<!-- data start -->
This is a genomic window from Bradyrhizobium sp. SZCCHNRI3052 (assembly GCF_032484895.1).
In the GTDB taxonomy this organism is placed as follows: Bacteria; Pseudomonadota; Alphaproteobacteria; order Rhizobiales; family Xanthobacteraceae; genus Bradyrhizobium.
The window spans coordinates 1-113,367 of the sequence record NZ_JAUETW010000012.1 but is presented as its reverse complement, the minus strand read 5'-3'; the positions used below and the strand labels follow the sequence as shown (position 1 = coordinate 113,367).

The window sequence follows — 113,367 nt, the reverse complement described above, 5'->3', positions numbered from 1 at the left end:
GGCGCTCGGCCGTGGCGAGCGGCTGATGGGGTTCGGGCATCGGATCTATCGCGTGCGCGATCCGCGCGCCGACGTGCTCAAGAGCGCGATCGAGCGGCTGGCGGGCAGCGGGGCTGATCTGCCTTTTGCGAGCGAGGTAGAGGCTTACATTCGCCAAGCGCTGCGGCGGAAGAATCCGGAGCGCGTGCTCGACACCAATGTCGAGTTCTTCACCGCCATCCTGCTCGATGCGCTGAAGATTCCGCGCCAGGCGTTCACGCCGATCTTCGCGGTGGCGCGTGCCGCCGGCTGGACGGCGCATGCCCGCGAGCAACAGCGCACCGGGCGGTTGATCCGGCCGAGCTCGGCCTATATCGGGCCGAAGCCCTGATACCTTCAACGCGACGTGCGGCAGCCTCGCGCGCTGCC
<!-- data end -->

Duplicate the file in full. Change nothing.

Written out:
This is a genomic window from Bradyrhizobium sp. SZCCHNRI3052 (assembly GCF_032484895.1).
In the GTDB taxonomy this organism is placed as follows: Bacteria; Pseudomonadota; Alphaproteobacteria; order Rhizobiales; family Xanthobacteraceae; genus Bradyrhizobium.
The window spans coordinates 1-113,367 of the sequence record NZ_JAUETW010000012.1 but is presented as its reverse complement, the minus strand read 5'-3'; the positions used below and the strand labels follow the sequence as shown (position 1 = coordinate 113,367).

The window sequence follows — 113,367 nt, the reverse complement described above, 5'->3', positions numbered from 1 at the left end:
GGCGCTCGGCCGTGGCGAGCGGCTGATGGGGTTCGGGCATCGGATCTATCGCGTGCGCGATCCGCGCGCCGACGTGCTCAAGAGCGCGATCGAGCGGCTGGCGGGCAGCGGGGCTGATCTGCCTTTTGCGAGCGAGGTAGAGGCTTACATTCGCCAAGCGCTGCGGCGGAAGAATCCGGAGCGCGTGCTCGACACCAATGTCGAGTTCTTCACCGCCATCCTGCTCGATGCGCTGAAGATTCCGCGCCAGGCGTTCACGCCGATCTTCGCGGTGGCGCGTGCCGCCGGCTGGACGGCGCATGCCCGCGAGCAACAGCGCACCGGGCGGTTGATCCGGCCGAGCTCGGCCTATATCGGGCCGAAGCCCTGATACCTTCAACGCGACGTGCGGCAGCCTCGCGCGCTGCC